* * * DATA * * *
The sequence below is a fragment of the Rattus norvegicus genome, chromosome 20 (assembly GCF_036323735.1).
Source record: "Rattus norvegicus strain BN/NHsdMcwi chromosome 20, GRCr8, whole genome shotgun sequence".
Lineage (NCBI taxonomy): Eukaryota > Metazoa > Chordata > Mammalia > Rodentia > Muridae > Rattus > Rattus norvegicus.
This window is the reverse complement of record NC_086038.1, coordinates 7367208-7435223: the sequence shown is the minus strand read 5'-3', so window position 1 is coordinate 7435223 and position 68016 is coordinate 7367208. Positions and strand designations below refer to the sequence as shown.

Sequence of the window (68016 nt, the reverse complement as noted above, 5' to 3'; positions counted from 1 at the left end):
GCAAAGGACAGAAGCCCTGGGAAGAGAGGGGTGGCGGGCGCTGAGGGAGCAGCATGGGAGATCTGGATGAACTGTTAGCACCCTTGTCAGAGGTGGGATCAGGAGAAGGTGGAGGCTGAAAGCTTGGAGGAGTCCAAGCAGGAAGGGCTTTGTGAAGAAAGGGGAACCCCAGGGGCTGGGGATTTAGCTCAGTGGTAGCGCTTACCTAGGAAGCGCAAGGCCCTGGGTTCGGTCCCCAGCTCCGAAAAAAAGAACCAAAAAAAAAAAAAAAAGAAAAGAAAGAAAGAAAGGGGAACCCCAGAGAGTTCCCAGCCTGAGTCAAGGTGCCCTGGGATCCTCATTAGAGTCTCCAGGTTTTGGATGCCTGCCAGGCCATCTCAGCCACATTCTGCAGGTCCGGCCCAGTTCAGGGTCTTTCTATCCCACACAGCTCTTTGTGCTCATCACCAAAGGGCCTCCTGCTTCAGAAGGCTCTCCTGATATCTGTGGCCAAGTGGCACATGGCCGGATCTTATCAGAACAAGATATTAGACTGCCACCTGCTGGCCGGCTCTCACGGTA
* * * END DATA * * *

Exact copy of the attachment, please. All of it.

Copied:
The sequence below is a fragment of the Rattus norvegicus genome, chromosome 20 (assembly GCF_036323735.1).
Source record: "Rattus norvegicus strain BN/NHsdMcwi chromosome 20, GRCr8, whole genome shotgun sequence".
Lineage (NCBI taxonomy): Eukaryota > Metazoa > Chordata > Mammalia > Rodentia > Muridae > Rattus > Rattus norvegicus.
This window is the reverse complement of record NC_086038.1, coordinates 7367208-7435223: the sequence shown is the minus strand read 5'-3', so window position 1 is coordinate 7435223 and position 68016 is coordinate 7367208. Positions and strand designations below refer to the sequence as shown.

Sequence of the window (68016 nt, the reverse complement as noted above, 5' to 3'; positions counted from 1 at the left end):
GCAAAGGACAGAAGCCCTGGGAAGAGAGGGGTGGCGGGCGCTGAGGGAGCAGCATGGGAGATCTGGATGAACTGTTAGCACCCTTGTCAGAGGTGGGATCAGGAGAAGGTGGAGGCTGAAAGCTTGGAGGAGTCCAAGCAGGAAGGGCTTTGTGAAGAAAGGGGAACCCCAGGGGCTGGGGATTTAGCTCAGTGGTAGCGCTTACCTAGGAAGCGCAAGGCCCTGGGTTCGGTCCCCAGCTCCGAAAAAAAGAACCAAAAAAAAAAAAAAAAGAAAAGAAAGAAAGAAAGGGGAACCCCAGAGAGTTCCCAGCCTGAGTCAAGGTGCCCTGGGATCCTCATTAGAGTCTCCAGGTTTTGGATGCCTGCCAGGCCATCTCAGCCACATTCTGCAGGTCCGGCCCAGTTCAGGGTCTTTCTATCCCACACAGCTCTTTGTGCTCATCACCAAAGGGCCTCCTGCTTCAGAAGGCTCTCCTGATATCTGTGGCCAAGTGGCACATGGCCGGATCTTATCAGAACAAGATATTAGACTGCCACCTGCTGGCCGGCTCTCACGGTA